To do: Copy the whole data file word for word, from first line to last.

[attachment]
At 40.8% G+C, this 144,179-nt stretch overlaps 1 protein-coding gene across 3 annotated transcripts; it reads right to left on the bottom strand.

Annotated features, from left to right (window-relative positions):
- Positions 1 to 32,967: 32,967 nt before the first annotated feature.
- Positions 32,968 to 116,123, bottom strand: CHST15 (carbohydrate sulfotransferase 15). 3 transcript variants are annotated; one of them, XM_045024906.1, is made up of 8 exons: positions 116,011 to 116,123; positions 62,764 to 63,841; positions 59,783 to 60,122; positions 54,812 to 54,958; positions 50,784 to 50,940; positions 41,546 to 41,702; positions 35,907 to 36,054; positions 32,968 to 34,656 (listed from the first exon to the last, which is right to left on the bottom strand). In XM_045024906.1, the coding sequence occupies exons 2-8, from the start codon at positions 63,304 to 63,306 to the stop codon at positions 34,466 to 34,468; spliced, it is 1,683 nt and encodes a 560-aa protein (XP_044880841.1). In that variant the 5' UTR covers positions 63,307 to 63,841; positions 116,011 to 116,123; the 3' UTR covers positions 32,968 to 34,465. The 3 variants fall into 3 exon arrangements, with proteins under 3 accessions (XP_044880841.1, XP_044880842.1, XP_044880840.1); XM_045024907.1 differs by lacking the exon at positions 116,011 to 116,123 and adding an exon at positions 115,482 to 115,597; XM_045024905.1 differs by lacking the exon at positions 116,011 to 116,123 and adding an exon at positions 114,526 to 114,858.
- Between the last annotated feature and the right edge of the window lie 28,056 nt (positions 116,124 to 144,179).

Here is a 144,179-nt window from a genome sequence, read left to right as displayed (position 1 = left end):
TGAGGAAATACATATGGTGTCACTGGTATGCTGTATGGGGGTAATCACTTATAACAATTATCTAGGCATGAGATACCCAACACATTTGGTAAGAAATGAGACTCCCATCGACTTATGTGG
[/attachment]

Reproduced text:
At 40.8% G+C, this 144,179-nt stretch overlaps 1 protein-coding gene across 3 annotated transcripts; it reads right to left on the bottom strand.

Annotated features, from left to right (window-relative positions):
- Positions 1 to 32,967: 32,967 nt before the first annotated feature.
- Positions 32,968 to 116,123, bottom strand: CHST15 (carbohydrate sulfotransferase 15). 3 transcript variants are annotated; one of them, XM_045024906.1, is made up of 8 exons: positions 116,011 to 116,123; positions 62,764 to 63,841; positions 59,783 to 60,122; positions 54,812 to 54,958; positions 50,784 to 50,940; positions 41,546 to 41,702; positions 35,907 to 36,054; positions 32,968 to 34,656 (listed from the first exon to the last, which is right to left on the bottom strand). In XM_045024906.1, the coding sequence occupies exons 2-8, from the start codon at positions 63,304 to 63,306 to the stop codon at positions 34,466 to 34,468; spliced, it is 1,683 nt and encodes a 560-aa protein (XP_044880841.1). In that variant the 5' UTR covers positions 63,307 to 63,841; positions 116,011 to 116,123; the 3' UTR covers positions 32,968 to 34,465. The 3 variants fall into 3 exon arrangements, with proteins under 3 accessions (XP_044880841.1, XP_044880842.1, XP_044880840.1); XM_045024907.1 differs by lacking the exon at positions 116,011 to 116,123 and adding an exon at positions 115,482 to 115,597; XM_045024905.1 differs by lacking the exon at positions 116,011 to 116,123 and adding an exon at positions 114,526 to 114,858.
- Between the last annotated feature and the right edge of the window lie 28,056 nt (positions 116,124 to 144,179).

Here is a 144,179-nt window from a genome sequence, read left to right as displayed (position 1 = left end):
TGAGGAAATACATATGGTGTCACTGGTATGCTGTATGGGGGTAATCACTTATAACAATTATCTAGGCATGAGATACCCAACACATTTGGTAAGAAATGAGACTCCCATCGACTTATGTGG